Southeast Indigenous Transboundary Commission

PO Box 20841 Juneau, AK.  99802

 

Activity Update - SEITC Newsletter - April 2022

 

Thank you for your support of SEITC.  As per a notice sent out last week the Executive Committee for SEITC passed a Policy and Procedure guidance that allows for a $150 stipend for each Board Member (Tribal representative) attending scheduled Board of Director meetings where a quorum is present.  We hope that this encourages participation in these critical meetings.  We anticipate scheduling a Board of Directors meeting in the coming weeks.

News

The rapid pace of development in the headwaters of the transboundary rivers is picking up steam. In the Taku watershed, the New Polaris Mine is beginning the process of re-opening.  In the Stikine watershed, the Red Chris and Bruce Jack are expanding operations, Red Mountain is now producing and the road to Galore Creek is about finished.  In the Unuk watershed the KSM is gaining more investors and is working toward the status of being “substantially started”, a necessary step toward development. Also, in the Unuk, Skeena Resources has applied to reopen the Eskay Creek Mine as an open-pit.

 

All our communities and citizens may not live near one of these transboundary rivers, but we all depend on the salmon that spawn and rear in those waters.

SEITC has been heavily engaged representing all of SE Alaska.  We filed comments on the first phase of the Eskay Creek Project and will file more due April 19th.  We have had numerous meetings and letters back and forth to the BC permitting ministers and Premier Horgan’s office. We filed comments on the KSM and on BC’s implementation of the Rights of Indigenous Peoples Act, more about that below.

SEITC has identified a huge opportunity for the SE Tribal governments to gain recognition in Government-to-Government status with British Columbia and possibly have the right to free, prior and informed consent on these developments.  

Opportunity for Alaska Tribes to get a seat at the BC transboundary table.

  

Recently some new opportunities have become available that may allow us to exercise our power of self-determination on the entirety of these watersheds. 

The Declaration on the Rights of Indigenous Peoples Act (DRIPA). BC passed DRIPA in November, 2019. DRIPA establishes the UN Declaration (UNDRIP) as BC’s guide toward maintaining and strengthening Indigenous institutions and cultures and emphasizes the right of self-determination.  See, https://www2.gov.bc.ca/gov/content/governments/indigenous-people/new-relationship/united-nations-declaration-on-the-rights-of-indigenous-peoples.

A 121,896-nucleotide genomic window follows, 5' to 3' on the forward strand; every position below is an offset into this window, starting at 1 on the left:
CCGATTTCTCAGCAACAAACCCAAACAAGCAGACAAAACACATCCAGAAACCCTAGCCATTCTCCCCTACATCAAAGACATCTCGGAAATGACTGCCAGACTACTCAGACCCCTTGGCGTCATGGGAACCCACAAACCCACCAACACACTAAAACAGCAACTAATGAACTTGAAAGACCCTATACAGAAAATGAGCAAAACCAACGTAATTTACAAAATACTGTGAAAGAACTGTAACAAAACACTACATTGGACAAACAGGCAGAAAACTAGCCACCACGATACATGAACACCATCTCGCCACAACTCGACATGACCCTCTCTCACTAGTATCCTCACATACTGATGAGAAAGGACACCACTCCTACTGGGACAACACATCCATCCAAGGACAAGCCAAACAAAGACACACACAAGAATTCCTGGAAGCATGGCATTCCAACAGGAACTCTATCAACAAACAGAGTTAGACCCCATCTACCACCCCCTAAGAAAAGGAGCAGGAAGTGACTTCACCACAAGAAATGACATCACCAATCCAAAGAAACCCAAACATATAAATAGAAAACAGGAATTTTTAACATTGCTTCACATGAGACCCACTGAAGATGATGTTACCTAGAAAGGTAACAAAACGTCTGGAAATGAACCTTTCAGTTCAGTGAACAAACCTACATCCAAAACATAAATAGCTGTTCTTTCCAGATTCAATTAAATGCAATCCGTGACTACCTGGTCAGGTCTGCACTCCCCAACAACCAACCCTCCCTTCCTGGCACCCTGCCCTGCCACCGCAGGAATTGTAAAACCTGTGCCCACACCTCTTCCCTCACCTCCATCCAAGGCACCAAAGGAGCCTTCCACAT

DRIPA requires B.C. to align all its laws with the UN Declaration including the right to free, prior and informed consent. Most importantly, DRIPA ties the definition of “Indigenous peoples” to Section 35 of the Canadian Constitution. The UN Declaration acknowledges the rights to territory prior to European occupation.  Many of these territories extend well into BC including where these mines operate or are being proposed.

 

For example: The UN Declaration on the rights to traditional lands.

 

  • Article 25: Indigenous peoples have the right to maintain and strengthen their distinctive spiritual relationship with their traditionally owned or otherwise occupied and used lands, territories, waters and coastal seas. . .”

  • Article 26: 1. Indigenous peoples have the right to the lands, territories and resources which they have traditionally owned, occupied or otherwise used or acquired. 2. Indigenous peoples have the right to own, use, develop and control the lands, territories and resources that they possess by reason of traditional ownership or other traditional occupation or use, as well as those which they have otherwise acquired.

 

Desautel Decision (See, https://decisions.scc-csc.ca/scc-csc/scc-csc/en/item/18836/index.do).

The Desautel decision expanded the definition of “Indigenous peoples” in Section 35 of the Canadian Constitution so that it includes people outside of Canada who once held recognized territories inside Canada prior to European contact.

In 2010, Mr. Desautel, an American citizen, shot and killed an elk without a license inside BC.  His family are members of the Lakes Tribe of the Colville Confederated Tribes and live in Washington State. The elk he shot inside BC was in part of the traditional territory of his Sinixt ancestors.